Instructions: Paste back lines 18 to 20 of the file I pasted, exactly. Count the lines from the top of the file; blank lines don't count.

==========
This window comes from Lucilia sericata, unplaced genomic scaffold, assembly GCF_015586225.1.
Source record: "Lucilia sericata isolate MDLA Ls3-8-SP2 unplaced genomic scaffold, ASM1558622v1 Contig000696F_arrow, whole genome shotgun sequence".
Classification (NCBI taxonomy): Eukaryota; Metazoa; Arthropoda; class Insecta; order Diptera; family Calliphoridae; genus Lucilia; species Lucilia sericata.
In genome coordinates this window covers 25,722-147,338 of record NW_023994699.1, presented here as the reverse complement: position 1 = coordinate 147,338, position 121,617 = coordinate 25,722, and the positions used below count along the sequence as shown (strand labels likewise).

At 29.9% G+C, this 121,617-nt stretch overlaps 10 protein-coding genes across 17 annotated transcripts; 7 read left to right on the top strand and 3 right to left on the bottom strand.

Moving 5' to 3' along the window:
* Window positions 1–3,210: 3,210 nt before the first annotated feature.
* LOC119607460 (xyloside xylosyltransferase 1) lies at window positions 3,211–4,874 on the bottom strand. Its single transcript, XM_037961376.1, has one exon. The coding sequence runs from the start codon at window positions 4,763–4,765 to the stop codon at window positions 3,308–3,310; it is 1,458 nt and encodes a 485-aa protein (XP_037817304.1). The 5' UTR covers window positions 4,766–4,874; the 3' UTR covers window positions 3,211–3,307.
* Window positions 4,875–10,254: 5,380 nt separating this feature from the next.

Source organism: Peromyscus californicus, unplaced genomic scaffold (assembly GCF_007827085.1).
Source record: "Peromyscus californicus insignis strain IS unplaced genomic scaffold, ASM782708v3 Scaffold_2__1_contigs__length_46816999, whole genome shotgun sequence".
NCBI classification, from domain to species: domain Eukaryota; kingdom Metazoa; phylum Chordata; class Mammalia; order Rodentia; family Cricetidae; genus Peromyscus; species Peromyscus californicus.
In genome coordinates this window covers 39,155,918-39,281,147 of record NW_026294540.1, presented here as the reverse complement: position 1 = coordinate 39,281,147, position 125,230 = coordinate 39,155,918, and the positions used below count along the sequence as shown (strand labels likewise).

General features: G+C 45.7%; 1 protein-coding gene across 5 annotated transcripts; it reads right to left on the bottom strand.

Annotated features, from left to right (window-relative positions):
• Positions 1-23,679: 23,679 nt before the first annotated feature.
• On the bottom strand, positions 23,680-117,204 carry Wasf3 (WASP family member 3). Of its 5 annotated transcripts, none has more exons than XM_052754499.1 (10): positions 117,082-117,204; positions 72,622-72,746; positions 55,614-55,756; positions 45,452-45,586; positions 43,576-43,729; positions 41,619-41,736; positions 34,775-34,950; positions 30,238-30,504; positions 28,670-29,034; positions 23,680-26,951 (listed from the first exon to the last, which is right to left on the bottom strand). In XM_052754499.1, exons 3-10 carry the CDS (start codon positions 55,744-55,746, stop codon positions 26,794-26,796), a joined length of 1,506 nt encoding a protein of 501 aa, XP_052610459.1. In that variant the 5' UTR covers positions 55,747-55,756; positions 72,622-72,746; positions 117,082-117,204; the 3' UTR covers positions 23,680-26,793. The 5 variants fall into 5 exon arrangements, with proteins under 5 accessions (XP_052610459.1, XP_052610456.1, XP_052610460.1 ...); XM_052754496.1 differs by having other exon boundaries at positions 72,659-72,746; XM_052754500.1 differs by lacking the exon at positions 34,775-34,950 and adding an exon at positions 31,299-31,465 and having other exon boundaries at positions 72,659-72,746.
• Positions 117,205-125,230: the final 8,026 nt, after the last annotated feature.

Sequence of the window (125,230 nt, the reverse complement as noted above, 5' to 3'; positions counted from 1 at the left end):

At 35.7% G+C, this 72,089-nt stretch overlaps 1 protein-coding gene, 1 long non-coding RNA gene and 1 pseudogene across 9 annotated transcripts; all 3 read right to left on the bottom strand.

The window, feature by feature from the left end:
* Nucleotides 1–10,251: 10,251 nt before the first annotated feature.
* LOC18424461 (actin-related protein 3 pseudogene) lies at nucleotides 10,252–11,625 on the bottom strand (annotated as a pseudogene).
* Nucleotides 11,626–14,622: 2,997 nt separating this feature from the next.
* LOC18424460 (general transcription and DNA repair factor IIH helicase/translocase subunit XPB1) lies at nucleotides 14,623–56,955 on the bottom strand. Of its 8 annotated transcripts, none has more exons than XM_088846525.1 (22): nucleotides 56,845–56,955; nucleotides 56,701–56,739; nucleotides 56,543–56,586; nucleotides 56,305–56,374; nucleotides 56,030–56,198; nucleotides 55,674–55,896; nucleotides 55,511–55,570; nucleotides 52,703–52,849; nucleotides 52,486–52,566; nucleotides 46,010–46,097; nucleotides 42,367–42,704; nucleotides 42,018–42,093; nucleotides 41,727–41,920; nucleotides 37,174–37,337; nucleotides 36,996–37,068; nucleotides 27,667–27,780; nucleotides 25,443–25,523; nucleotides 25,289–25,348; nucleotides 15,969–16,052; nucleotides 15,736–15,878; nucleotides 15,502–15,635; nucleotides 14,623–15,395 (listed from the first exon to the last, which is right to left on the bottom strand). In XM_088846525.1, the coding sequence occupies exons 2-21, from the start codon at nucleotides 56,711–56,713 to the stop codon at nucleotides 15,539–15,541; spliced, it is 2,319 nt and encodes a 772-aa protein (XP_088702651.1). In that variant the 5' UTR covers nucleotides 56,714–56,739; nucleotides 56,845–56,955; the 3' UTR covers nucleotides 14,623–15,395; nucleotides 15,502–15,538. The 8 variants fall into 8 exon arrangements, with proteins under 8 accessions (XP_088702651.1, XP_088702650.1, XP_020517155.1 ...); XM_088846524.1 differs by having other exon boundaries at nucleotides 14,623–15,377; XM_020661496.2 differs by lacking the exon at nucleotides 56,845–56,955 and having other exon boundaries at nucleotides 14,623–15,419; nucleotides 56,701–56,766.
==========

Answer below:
• Positions 117,205-125,230: the final 8,026 nt, after the last annotated feature.

Sequence of the window (125,230 nt, the reverse complement as noted above, 5' to 3'; positions counted from 1 at the left end):

At 35.7% G+C, this 72,089-nt stretch overlaps 1 protein-coding gene, 1 long non-coding RNA gene and 1 pseudogene across 9 annotated transcripts; all 3 read right to left on the bottom strand.